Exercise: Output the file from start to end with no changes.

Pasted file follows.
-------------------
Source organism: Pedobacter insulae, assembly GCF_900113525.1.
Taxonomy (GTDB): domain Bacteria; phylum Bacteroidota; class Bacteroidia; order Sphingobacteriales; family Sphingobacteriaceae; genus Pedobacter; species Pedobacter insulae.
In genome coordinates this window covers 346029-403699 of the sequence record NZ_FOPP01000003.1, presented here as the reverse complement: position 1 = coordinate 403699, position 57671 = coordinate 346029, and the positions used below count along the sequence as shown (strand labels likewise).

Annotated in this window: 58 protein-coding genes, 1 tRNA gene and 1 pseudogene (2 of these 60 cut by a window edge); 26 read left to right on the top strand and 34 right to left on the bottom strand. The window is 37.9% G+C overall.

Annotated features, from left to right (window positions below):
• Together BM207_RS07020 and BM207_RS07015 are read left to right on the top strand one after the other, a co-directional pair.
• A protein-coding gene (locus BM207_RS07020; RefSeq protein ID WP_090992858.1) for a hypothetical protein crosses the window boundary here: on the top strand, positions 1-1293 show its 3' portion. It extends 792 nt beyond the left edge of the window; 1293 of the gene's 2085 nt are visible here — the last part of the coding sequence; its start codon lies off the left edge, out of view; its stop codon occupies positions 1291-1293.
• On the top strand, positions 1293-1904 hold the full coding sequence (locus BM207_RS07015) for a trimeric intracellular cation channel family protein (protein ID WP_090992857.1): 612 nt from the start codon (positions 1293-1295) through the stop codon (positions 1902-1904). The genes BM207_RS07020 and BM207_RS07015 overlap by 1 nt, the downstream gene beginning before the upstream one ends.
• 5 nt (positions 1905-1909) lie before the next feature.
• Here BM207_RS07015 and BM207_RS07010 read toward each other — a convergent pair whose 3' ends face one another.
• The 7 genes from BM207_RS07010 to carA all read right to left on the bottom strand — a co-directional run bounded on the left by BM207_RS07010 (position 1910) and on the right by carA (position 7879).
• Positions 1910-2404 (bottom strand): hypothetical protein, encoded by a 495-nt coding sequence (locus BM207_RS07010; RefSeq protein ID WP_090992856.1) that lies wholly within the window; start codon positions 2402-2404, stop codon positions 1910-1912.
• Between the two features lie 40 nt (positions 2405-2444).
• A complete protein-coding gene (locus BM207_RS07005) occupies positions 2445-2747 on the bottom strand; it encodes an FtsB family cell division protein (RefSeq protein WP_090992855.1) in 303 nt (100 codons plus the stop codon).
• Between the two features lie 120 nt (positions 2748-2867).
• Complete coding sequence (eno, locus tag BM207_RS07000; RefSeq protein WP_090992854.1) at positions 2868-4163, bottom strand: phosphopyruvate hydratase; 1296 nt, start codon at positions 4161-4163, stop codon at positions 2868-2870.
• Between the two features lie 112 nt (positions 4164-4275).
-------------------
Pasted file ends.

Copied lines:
Source organism: Pedobacter insulae, assembly GCF_900113525.1.
Taxonomy (GTDB): domain Bacteria; phylum Bacteroidota; class Bacteroidia; order Sphingobacteriales; family Sphingobacteriaceae; genus Pedobacter; species Pedobacter insulae.
In genome coordinates this window covers 346029-403699 of the sequence record NZ_FOPP01000003.1, presented here as the reverse complement: position 1 = coordinate 403699, position 57671 = coordinate 346029, and the positions used below count along the sequence as shown (strand labels likewise).

Annotated in this window: 58 protein-coding genes, 1 tRNA gene and 1 pseudogene (2 of these 60 cut by a window edge); 26 read left to right on the top strand and 34 right to left on the bottom strand. The window is 37.9% G+C overall.

Annotated features, from left to right (window positions below):
• Together BM207_RS07020 and BM207_RS07015 are read left to right on the top strand one after the other, a co-directional pair.
• A protein-coding gene (locus BM207_RS07020; RefSeq protein ID WP_090992858.1) for a hypothetical protein crosses the window boundary here: on the top strand, positions 1-1293 show its 3' portion. It extends 792 nt beyond the left edge of the window; 1293 of the gene's 2085 nt are visible here — the last part of the coding sequence; its start codon lies off the left edge, out of view; its stop codon occupies positions 1291-1293.
• On the top strand, positions 1293-1904 hold the full coding sequence (locus BM207_RS07015) for a trimeric intracellular cation channel family protein (protein ID WP_090992857.1): 612 nt from the start codon (positions 1293-1295) through the stop codon (positions 1902-1904). The genes BM207_RS07020 and BM207_RS07015 overlap by 1 nt, the downstream gene beginning before the upstream one ends.
• 5 nt (positions 1905-1909) lie before the next feature.
• Here BM207_RS07015 and BM207_RS07010 read toward each other — a convergent pair whose 3' ends face one another.
• The 7 genes from BM207_RS07010 to carA all read right to left on the bottom strand — a co-directional run bounded on the left by BM207_RS07010 (position 1910) and on the right by carA (position 7879).
• Positions 1910-2404 (bottom strand): hypothetical protein, encoded by a 495-nt coding sequence (locus BM207_RS07010; RefSeq protein ID WP_090992856.1) that lies wholly within the window; start codon positions 2402-2404, stop codon positions 1910-1912.
• Between the two features lie 40 nt (positions 2405-2444).
• A complete protein-coding gene (locus BM207_RS07005) occupies positions 2445-2747 on the bottom strand; it encodes an FtsB family cell division protein (RefSeq protein WP_090992855.1) in 303 nt (100 codons plus the stop codon).
• Between the two features lie 120 nt (positions 2748-2867).
• Complete coding sequence (eno, locus tag BM207_RS07000; RefSeq protein WP_090992854.1) at positions 2868-4163, bottom strand: phosphopyruvate hydratase; 1296 nt, start codon at positions 4161-4163, stop codon at positions 2868-2870.
• Between the two features lie 112 nt (positions 4164-4275).